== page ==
from The Century Dictionary and Cyclopedia

  • n. The rump of a bird; the terminal section of the body, represented by the caudal vertebræ, into which the tail-feathers are inserted.


  • A range of short brown stiff feathers, about six inches long, fixed in the uropygium, is the real tail, and serves as the fulcrum to prop the train, which is long and top-heavy, when set on end.

    The Natural History of Selborne, Vol. 1

  • The crown of the head, the throat, the ear-coverts, and the eyes have usually distinct tints in all highly coloured birds; the region of the furcula has often a distinct patch of colour, as have the pectoral muscles, the uropygium or root of the tail, and the under tail-coverts.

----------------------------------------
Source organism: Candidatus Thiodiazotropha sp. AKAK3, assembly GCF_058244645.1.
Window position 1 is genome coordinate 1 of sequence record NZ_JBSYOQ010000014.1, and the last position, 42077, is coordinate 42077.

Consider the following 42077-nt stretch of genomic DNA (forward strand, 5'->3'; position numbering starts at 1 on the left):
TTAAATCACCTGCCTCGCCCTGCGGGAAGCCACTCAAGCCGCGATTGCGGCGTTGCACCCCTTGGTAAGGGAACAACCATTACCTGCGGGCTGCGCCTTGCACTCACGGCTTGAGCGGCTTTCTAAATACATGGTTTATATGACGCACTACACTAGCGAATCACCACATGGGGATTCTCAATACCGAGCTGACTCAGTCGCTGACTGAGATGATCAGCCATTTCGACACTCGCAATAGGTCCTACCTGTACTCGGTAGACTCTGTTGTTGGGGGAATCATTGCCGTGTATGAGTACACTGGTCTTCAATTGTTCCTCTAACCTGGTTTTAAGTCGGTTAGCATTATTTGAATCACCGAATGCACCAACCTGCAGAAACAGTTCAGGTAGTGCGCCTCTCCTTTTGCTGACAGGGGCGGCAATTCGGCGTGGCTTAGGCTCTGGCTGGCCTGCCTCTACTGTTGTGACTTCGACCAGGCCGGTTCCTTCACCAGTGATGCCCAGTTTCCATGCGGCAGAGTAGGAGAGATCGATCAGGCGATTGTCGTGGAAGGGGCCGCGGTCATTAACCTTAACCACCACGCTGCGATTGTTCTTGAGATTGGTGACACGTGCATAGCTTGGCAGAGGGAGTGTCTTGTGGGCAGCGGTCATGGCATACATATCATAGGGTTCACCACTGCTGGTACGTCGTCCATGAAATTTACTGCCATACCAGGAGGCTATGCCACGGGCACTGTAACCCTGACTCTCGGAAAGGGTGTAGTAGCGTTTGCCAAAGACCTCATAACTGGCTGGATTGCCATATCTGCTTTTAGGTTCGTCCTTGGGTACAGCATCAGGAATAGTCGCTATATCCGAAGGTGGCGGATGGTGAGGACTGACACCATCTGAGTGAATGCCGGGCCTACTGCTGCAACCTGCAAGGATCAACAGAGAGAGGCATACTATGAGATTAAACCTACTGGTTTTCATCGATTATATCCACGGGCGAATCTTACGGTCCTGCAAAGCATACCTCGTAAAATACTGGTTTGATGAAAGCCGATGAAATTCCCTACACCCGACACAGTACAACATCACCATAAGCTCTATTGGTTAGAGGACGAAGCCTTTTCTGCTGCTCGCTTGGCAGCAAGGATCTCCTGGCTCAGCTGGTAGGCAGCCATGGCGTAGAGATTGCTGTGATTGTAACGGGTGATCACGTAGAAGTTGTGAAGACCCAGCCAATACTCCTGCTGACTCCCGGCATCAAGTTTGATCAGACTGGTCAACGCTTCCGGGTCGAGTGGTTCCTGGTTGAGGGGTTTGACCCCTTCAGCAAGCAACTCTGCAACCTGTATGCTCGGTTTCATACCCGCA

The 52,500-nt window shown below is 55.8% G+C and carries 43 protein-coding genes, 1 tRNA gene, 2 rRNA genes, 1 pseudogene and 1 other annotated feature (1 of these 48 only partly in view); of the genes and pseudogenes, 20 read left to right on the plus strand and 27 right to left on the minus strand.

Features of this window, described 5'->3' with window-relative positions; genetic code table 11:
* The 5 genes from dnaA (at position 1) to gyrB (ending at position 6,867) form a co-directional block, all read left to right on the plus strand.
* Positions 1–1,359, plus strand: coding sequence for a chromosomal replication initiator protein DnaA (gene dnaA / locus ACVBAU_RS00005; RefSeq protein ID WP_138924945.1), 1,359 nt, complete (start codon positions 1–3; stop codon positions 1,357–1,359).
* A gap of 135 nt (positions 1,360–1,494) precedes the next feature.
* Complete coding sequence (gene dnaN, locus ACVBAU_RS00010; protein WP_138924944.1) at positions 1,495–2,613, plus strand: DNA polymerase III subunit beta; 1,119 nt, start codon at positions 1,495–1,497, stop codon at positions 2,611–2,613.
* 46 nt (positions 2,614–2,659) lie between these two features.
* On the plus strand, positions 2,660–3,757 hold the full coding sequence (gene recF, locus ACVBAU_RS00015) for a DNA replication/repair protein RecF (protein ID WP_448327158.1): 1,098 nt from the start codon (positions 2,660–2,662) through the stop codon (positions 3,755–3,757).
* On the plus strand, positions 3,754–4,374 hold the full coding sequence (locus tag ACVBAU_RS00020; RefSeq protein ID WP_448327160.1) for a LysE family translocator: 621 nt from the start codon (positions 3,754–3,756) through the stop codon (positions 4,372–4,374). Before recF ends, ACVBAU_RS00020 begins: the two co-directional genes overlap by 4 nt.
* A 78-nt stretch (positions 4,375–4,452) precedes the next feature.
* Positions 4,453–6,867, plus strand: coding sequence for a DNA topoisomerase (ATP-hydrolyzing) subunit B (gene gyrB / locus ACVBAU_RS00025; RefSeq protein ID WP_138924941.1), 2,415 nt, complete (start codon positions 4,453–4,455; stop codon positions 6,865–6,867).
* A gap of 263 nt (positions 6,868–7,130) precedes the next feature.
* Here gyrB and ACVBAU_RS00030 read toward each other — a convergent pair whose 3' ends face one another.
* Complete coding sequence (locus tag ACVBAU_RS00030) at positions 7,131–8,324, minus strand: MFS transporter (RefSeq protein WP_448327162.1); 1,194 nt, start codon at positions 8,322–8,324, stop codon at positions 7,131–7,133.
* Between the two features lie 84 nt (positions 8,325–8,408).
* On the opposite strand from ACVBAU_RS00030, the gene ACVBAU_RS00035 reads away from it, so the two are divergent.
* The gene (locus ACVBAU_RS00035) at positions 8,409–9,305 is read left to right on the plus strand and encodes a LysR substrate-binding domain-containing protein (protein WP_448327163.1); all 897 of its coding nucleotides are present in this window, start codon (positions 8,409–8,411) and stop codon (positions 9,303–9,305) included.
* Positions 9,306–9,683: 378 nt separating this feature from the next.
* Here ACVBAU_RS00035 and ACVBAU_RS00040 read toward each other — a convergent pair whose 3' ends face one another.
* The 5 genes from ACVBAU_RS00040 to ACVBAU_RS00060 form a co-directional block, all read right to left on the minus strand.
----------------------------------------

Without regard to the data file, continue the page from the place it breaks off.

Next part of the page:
Alfred Russel Wallace, Darwinism

  • Male flamingos produce and use their own make-up pigments to colour their feathers before displaying to potential mates, a new study shows. They get their 'make-up' from the uropygium glands, the area from which their tail feathers grow.

    Carl Holm, ‘Flamingos Make Up Ways to Find a Mate,’ ABC News, October 28, 2010


This word comes from the Greek ‘ouro-,’ tail, plus ‘puge,’ rump.